The Health Burden of Liver Disease
Group Leader : Quentin Anstee
Since 1996 the incidence of liver related deaths in the UK has risen by almost 50% from 8.6 deaths per 100,000 to 12.7 deaths per 100,000 of the male population. In 2001 chronic liver disease was the cause of death for 7% of UK men and 6% women who died under 45 years of age. This represents more men than died of Parkinson's disease and more women than died of cervical cancer. Liver disease is now the fifth most common cause of death in the UK after heart disease, stroke, chest disease and cancer (http://www.statistics.gov.uk/). However, unlike the other main causes of death, liver disease mortality rates are increasing rather than declining. The reason for this rise has not been fully explained. The treatment costs incurred are consuming an ever-increasing proportion of the healthcare budget in industrialised countries such as the United Kingdom.
Common Liver Diseases
Most common liver diseases are caused by a combination of environmental factors and genetic background. Whilst the environmental factors are often well established we know little about the genetic factors that make some of us more susceptible to disease. Liver disease may be due to alcohol addiction and excess consumption (Alcoholic Liver Disease, ALD); a condition related to obesity and diabetes mellitus called Non-Alcoholic Fatty Liver Disease (NAFLD/NASH); chronic viral hepatitis infection; drug induced liver injury (DILI); or autoimmunity (damage to the liver due to "friendly-fire" by the immune system, including Primary Biliary Cirrhosis).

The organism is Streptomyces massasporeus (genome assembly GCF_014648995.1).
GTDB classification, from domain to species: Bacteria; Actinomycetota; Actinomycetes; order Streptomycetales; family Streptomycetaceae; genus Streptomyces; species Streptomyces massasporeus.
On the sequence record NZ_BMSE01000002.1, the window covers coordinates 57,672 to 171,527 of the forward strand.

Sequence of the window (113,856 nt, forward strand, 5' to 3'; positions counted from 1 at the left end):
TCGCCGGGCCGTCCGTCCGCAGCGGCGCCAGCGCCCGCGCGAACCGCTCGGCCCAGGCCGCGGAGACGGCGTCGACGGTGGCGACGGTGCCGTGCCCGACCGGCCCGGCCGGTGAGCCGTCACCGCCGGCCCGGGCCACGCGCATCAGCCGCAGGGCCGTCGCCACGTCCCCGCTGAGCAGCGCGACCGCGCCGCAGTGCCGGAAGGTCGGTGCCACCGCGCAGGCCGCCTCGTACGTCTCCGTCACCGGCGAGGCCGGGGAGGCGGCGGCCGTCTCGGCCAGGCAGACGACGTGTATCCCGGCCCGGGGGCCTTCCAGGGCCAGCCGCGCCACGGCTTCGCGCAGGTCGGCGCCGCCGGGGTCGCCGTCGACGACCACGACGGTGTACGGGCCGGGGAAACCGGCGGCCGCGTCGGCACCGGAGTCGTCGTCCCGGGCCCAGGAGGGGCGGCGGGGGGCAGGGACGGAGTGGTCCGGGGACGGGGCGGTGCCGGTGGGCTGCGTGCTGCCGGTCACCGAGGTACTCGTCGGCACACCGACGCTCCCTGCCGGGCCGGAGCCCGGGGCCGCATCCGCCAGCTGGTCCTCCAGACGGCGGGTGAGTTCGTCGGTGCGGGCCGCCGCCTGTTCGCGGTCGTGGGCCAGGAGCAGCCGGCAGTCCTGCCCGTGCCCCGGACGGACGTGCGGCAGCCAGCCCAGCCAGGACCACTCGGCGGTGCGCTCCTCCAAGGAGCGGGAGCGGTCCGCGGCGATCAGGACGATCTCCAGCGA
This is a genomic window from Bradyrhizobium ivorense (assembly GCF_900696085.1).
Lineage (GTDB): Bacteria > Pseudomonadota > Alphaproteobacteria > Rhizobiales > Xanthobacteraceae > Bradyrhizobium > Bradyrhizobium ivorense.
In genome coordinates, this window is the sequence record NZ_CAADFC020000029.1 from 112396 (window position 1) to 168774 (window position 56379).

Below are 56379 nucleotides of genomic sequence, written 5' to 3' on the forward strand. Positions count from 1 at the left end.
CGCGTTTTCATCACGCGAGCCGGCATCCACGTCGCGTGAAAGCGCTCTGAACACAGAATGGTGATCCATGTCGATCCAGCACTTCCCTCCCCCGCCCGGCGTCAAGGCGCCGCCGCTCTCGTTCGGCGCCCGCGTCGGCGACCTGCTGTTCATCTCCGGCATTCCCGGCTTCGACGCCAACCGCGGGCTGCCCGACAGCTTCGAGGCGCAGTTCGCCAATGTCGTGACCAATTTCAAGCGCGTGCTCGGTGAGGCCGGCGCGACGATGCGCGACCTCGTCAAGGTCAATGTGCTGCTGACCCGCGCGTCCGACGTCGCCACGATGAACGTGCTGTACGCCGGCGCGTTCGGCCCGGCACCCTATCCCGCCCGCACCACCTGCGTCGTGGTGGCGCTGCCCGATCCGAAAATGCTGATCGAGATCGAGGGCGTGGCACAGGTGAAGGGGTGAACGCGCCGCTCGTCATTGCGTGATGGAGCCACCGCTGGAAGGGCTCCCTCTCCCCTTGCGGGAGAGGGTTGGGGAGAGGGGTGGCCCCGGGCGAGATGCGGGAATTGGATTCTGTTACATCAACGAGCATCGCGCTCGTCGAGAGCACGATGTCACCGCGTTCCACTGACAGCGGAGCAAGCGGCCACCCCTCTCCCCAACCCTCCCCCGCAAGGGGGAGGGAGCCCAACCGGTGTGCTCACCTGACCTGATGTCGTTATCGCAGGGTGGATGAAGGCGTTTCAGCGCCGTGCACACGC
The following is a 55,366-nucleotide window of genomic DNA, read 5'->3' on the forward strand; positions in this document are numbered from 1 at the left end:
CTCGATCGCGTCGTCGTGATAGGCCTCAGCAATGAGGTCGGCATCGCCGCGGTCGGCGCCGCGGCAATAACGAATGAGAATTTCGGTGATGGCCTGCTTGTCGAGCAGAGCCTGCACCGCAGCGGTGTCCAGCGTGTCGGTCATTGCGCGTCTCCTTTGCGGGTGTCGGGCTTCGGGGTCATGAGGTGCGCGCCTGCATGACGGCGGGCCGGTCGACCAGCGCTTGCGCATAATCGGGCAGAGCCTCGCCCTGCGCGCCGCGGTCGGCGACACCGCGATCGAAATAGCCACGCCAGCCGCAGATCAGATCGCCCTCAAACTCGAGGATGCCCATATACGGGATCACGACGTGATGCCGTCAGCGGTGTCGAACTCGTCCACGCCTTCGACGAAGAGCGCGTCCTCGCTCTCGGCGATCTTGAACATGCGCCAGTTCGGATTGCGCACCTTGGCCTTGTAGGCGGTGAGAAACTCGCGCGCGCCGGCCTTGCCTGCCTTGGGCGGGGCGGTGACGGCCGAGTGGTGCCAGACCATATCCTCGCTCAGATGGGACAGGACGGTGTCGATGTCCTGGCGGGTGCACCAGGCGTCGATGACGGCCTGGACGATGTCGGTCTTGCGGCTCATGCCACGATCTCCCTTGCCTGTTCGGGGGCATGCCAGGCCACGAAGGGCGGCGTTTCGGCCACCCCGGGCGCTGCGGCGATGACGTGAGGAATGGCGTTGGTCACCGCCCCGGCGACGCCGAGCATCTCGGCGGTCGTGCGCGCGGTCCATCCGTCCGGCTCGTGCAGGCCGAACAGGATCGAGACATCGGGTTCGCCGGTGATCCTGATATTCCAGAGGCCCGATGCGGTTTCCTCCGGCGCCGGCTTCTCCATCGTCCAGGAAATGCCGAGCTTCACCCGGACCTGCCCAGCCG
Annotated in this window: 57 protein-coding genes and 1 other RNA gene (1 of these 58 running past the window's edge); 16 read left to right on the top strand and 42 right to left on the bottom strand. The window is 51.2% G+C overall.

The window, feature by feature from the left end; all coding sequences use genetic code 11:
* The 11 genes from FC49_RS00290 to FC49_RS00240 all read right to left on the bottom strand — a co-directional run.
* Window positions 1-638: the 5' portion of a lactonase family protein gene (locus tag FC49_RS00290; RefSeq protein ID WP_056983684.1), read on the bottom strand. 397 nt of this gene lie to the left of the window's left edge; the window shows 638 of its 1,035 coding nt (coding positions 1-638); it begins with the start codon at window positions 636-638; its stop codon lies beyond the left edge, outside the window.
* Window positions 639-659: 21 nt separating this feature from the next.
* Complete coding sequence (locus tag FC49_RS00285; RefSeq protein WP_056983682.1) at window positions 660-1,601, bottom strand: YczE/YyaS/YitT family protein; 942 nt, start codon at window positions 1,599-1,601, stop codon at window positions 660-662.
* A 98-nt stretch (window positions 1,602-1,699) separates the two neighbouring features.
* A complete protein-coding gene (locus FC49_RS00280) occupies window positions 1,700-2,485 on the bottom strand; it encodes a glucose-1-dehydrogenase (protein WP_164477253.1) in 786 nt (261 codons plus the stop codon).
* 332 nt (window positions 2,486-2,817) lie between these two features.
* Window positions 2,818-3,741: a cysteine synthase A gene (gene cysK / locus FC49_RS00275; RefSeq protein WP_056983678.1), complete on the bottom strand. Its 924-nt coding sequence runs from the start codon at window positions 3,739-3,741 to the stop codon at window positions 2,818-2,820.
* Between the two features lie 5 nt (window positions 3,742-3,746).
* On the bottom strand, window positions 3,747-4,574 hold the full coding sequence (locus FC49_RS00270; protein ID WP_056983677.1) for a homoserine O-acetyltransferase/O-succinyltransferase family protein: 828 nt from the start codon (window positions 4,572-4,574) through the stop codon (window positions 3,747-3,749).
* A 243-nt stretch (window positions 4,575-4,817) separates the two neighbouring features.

Irrespective of aetiology, chronic liver disease may progress to liver fibrosis and cirrhosis. Despite the significant morbidity, mortality and consumption of healthcare resources by end stage liver disease, there are currently limited therapeutic options for many of these conditions and no accepted treatments that may be used to slow the progression of liver fibrosis.
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